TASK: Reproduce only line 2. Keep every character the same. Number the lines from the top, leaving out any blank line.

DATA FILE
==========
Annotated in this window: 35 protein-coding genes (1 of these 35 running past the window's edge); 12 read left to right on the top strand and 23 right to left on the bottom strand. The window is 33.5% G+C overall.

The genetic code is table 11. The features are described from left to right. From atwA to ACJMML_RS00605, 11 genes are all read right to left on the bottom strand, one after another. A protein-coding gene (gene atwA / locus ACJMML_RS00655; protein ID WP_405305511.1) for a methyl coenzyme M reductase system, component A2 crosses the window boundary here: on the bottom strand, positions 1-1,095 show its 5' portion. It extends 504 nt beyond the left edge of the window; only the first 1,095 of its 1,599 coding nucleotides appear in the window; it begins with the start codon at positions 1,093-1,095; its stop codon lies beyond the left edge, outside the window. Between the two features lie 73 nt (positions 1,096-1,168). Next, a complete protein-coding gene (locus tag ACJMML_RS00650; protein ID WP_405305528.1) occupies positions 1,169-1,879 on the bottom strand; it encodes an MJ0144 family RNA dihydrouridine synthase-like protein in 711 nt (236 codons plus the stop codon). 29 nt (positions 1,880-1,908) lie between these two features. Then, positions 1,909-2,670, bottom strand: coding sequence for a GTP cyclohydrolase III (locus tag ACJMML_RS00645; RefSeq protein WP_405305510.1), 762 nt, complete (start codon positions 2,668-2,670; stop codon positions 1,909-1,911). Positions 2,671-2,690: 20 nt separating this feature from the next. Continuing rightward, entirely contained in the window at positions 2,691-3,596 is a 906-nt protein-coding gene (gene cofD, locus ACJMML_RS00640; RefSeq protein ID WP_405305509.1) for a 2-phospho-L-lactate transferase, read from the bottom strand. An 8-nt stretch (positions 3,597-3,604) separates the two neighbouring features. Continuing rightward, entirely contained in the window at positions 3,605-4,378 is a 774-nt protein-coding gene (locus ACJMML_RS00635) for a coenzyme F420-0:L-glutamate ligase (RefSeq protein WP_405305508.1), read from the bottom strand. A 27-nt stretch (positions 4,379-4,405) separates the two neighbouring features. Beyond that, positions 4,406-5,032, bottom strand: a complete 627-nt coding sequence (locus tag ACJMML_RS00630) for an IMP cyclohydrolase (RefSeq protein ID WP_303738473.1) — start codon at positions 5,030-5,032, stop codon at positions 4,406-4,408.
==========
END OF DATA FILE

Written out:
The genetic code is table 11. The features are described from left to right. From atwA to ACJMML_RS00605, 11 genes are all read right to left on the bottom strand, one after another. A protein-coding gene (gene atwA / locus ACJMML_RS00655; protein ID WP_405305511.1) for a methyl coenzyme M reductase system, component A2 crosses the window boundary here: on the bottom strand, positions 1-1,095 show its 5' portion. It extends 504 nt beyond the left edge of the window; only the first 1,095 of its 1,599 coding nucleotides appear in the window; it begins with the start codon at positions 1,093-1,095; its stop codon lies beyond the left edge, outside the window. Between the two features lie 73 nt (positions 1,096-1,168). Next, a complete protein-coding gene (locus tag ACJMML_RS00650; protein ID WP_405305528.1) occupies positions 1,169-1,879 on the bottom strand; it encodes an MJ0144 family RNA dihydrouridine synthase-like protein in 711 nt (236 codons plus the stop codon). 29 nt (positions 1,880-1,908) lie between these two features. Then, positions 1,909-2,670, bottom strand: coding sequence for a GTP cyclohydrolase III (locus tag ACJMML_RS00645; RefSeq protein WP_405305510.1), 762 nt, complete (start codon positions 2,668-2,670; stop codon positions 1,909-1,911). Positions 2,671-2,690: 20 nt separating this feature from the next. Continuing rightward, entirely contained in the window at positions 2,691-3,596 is a 906-nt protein-coding gene (gene cofD, locus ACJMML_RS00640; RefSeq protein ID WP_405305509.1) for a 2-phospho-L-lactate transferase, read from the bottom strand. An 8-nt stretch (positions 3,597-3,604) separates the two neighbouring features. Continuing rightward, entirely contained in the window at positions 3,605-4,378 is a 774-nt protein-coding gene (locus ACJMML_RS00635) for a coenzyme F420-0:L-glutamate ligase (RefSeq protein WP_405305508.1), read from the bottom strand. A 27-nt stretch (positions 4,379-4,405) separates the two neighbouring features. Beyond that, positions 4,406-5,032, bottom strand: a complete 627-nt coding sequence (locus tag ACJMML_RS00630) for an IMP cyclohydrolase (RefSeq protein ID WP_303738473.1) — start codon at positions 5,030-5,032, stop codon at positions 4,406-4,408.